stand up for what's right

5 Ways to Help Your Kids Stand for What’s Right

One of our subscribers pointed out the fact that if we are raising our children to stand for what is right, then we are raising them to be a minority. A minority is a hard place to be, and it’s a hard position to put our children in – even though we know that it’s the right approach to take. If, then, we do choose to raise our children to be people of integrity, then it’s also incumbent on us to equip them for the task.

Author Flannery O’Connor put it this way with her timeless insight: “You have to push as hard as the age that pushes against you.” O’Conner was talking about not only owning values, but also having the resources to make sure they stick in a world that doesn’t always offer much encouragement to those who are different. Do your children have the strength to push back against all the cultural pressures? Here are 5 ways to help your kids stand up for what’s right.

1. They have to know what’s right.

Teaching and training children is fundamental to family life. So let’s start by making sure our children are clear about integrity, and that they know first hand the source of what is right and wrong and what we say we believe.

2. Practice talking about values, ideals, and standards.

Just like our lessons in school, learning what is right becomes easier to articulate via practice. Talk about what is right. Be deliberate about identifying “teachable moments.” Practice asking hard questions, and then expect your children to explain themselves so they’ll be ready when it becomes necessary (and it will).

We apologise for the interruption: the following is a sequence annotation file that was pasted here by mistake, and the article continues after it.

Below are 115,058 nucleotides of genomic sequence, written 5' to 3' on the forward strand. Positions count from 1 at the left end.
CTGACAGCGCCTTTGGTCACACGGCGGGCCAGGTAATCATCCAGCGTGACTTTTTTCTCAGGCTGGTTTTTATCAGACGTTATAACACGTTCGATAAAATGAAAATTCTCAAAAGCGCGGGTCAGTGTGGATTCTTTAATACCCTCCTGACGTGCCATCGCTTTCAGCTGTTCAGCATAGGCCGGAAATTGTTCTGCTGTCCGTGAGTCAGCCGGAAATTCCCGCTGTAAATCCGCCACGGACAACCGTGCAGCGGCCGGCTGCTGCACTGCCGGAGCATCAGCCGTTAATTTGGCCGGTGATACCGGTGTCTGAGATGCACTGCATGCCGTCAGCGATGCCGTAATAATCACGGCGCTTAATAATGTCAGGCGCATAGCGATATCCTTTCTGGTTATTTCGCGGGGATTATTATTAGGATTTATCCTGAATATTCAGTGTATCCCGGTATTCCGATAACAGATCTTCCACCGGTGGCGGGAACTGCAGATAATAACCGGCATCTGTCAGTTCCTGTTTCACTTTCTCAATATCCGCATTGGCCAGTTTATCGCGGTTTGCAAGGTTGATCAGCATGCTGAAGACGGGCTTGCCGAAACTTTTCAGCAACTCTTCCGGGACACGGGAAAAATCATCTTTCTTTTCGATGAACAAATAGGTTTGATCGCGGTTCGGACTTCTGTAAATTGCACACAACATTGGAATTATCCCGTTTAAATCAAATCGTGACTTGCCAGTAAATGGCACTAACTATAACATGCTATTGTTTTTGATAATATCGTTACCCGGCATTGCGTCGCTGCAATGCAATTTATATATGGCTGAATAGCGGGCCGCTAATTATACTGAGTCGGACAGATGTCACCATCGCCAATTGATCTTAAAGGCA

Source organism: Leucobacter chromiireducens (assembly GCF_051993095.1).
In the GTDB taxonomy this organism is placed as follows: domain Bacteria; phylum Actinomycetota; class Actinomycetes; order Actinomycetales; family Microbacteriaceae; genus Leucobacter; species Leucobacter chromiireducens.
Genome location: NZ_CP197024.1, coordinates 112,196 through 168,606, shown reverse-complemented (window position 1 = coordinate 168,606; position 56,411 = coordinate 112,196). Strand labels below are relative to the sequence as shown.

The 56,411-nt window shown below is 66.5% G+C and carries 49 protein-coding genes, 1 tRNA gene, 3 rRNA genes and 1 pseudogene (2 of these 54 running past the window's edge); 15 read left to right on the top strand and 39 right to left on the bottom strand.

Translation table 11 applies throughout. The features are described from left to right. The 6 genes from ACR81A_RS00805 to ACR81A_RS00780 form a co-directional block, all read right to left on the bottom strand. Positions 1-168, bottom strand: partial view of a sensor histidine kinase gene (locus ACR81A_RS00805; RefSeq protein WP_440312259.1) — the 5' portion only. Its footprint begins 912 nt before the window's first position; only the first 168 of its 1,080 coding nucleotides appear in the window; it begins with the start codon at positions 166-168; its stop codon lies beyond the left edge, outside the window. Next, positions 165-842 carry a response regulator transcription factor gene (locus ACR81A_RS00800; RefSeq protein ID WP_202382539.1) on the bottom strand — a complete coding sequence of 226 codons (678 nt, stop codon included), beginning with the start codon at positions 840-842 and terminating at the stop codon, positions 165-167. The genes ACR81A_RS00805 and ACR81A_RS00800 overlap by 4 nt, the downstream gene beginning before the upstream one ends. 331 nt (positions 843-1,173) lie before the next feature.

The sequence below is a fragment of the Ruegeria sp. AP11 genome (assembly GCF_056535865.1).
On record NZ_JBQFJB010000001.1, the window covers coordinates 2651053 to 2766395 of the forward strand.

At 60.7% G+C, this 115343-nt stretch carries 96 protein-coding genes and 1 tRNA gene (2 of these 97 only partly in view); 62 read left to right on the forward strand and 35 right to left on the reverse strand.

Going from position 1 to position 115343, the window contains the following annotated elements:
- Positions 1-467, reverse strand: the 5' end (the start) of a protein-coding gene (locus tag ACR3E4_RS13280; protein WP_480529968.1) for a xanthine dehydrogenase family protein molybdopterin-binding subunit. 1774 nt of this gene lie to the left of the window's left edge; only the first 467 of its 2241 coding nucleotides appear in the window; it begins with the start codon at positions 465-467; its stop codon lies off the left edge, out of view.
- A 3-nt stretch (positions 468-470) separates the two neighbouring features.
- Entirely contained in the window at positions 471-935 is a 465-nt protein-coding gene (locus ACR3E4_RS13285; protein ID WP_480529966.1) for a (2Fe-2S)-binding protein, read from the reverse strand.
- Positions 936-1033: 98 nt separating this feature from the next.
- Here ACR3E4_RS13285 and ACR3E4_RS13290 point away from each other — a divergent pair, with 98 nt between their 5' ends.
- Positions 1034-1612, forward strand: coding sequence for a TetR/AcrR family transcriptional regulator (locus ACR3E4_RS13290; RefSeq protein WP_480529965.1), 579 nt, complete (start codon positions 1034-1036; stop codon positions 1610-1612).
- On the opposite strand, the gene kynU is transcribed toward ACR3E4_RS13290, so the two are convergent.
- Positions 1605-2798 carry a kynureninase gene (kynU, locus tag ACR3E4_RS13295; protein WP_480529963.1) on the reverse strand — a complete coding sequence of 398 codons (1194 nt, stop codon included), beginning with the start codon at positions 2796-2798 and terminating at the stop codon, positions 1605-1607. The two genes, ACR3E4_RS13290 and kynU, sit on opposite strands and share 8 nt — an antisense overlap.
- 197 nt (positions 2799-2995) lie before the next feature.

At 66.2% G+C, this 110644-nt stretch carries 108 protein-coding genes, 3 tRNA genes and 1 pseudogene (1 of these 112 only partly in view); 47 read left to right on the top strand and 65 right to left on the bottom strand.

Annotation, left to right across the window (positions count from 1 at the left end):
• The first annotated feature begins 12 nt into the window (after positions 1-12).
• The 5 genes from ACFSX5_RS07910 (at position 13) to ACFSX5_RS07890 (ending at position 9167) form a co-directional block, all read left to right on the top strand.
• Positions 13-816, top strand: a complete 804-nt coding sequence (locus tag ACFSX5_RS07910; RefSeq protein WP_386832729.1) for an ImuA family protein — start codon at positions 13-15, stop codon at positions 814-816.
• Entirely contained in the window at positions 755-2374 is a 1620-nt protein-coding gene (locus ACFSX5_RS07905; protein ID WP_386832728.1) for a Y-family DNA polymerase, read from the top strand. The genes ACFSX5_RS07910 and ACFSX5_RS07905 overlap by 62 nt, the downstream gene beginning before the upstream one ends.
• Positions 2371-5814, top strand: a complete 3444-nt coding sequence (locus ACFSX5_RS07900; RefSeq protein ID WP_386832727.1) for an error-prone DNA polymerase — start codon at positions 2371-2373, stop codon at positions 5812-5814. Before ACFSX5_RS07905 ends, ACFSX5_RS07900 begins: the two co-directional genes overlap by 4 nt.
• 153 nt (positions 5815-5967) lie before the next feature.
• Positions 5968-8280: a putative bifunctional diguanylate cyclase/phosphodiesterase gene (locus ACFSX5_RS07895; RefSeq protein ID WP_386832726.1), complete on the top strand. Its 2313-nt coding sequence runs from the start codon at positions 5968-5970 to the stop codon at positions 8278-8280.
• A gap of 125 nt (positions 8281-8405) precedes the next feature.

3. Practice right behavior as a family.

It’s more practical to stand for what is right when the family stands with you, when “doing right” is a family value. The First Century writer James once said, “Someone will say, ‘You have faith; I have deeds.’ Show me your faith without deeds, and I will show you my faith by my deeds” (James 2:18). James understood how important it is to live our values and integrity out loud.

4. Pick them up gently when they fall.

Your job as a dad is to LEAD, not DRIVE, your children.We all fail to stand for what is right in varying degrees. So be a compassionate teacher at home. Your job as a dad is to LEAD, not DRIVE, your children. So pick them up when they fall, comfort them, encourage them, and be their strength.

5. Make sure your children learn to respect people with different values.

Your children are different. So teach them to respect differences in others. Our children need their peers to know that they love and respect them as people, even while they cannot/will not compromise their own values. This is tricky, but the ability to survive is often tied to humility. Plus, we can’t expect to gain respect if we’re not willing to offer it in return.


Huddle up with your kids and ask, “What is one way you could stand up for what’s right?”